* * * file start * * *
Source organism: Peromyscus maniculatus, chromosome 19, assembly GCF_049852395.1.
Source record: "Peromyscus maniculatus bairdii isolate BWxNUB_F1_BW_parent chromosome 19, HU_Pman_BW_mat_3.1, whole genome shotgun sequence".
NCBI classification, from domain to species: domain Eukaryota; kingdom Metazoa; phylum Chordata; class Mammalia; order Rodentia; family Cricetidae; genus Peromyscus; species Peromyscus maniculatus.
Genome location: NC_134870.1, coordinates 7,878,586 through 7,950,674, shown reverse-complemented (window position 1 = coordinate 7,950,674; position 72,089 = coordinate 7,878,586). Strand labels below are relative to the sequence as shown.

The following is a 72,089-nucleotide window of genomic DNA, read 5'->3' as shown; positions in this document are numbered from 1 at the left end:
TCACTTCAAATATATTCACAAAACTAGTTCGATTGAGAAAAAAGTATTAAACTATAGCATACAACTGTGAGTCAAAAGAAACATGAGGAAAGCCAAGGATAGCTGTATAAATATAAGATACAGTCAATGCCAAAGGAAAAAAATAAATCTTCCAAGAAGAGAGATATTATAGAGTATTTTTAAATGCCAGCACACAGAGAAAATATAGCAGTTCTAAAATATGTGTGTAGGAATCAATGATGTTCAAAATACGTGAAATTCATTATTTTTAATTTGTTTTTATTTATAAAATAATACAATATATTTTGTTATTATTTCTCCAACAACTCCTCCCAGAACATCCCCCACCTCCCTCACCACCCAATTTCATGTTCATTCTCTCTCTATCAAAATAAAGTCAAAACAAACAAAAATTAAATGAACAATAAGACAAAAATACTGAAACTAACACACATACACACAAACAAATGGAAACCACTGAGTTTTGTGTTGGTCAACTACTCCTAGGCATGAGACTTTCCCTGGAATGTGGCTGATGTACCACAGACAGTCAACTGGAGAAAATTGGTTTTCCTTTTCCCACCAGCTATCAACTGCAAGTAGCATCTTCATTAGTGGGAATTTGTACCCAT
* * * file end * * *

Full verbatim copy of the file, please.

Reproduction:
Source organism: Peromyscus maniculatus, chromosome 19, assembly GCF_049852395.1.
Source record: "Peromyscus maniculatus bairdii isolate BWxNUB_F1_BW_parent chromosome 19, HU_Pman_BW_mat_3.1, whole genome shotgun sequence".
NCBI classification, from domain to species: domain Eukaryota; kingdom Metazoa; phylum Chordata; class Mammalia; order Rodentia; family Cricetidae; genus Peromyscus; species Peromyscus maniculatus.
Genome location: NC_134870.1, coordinates 7,878,586 through 7,950,674, shown reverse-complemented (window position 1 = coordinate 7,950,674; position 72,089 = coordinate 7,878,586). Strand labels below are relative to the sequence as shown.

The following is a 72,089-nucleotide window of genomic DNA, read 5'->3' as shown; positions in this document are numbered from 1 at the left end:
TCACTTCAAATATATTCACAAAACTAGTTCGATTGAGAAAAAAGTATTAAACTATAGCATACAACTGTGAGTCAAAAGAAACATGAGGAAAGCCAAGGATAGCTGTATAAATATAAGATACAGTCAATGCCAAAGGAAAAAAATAAATCTTCCAAGAAGAGAGATATTATAGAGTATTTTTAAATGCCAGCACACAGAGAAAATATAGCAGTTCTAAAATATGTGTGTAGGAATCAATGATGTTCAAAATACGTGAAATTCATTATTTTTAATTTGTTTTTATTTATAAAATAATACAATATATTTTGTTATTATTTCTCCAACAACTCCTCCCAGAACATCCCCCACCTCCCTCACCACCCAATTTCATGTTCATTCTCTCTCTATCAAAATAAAGTCAAAACAAACAAAAATTAAATGAACAATAAGACAAAAATACTGAAACTAACACACATACACACAAACAAATGGAAACCACTGAGTTTTGTGTTGGTCAACTACTCCTAGGCATGAGACTTTCCCTGGAATGTGGCTGATGTACCACAGACAGTCAACTGGAGAAAATTGGTTTTCCTTTTCCCACCAGCTATCAACTGCAAGTAGCATCTTCATTAGTGGGAATTTGTACCCAT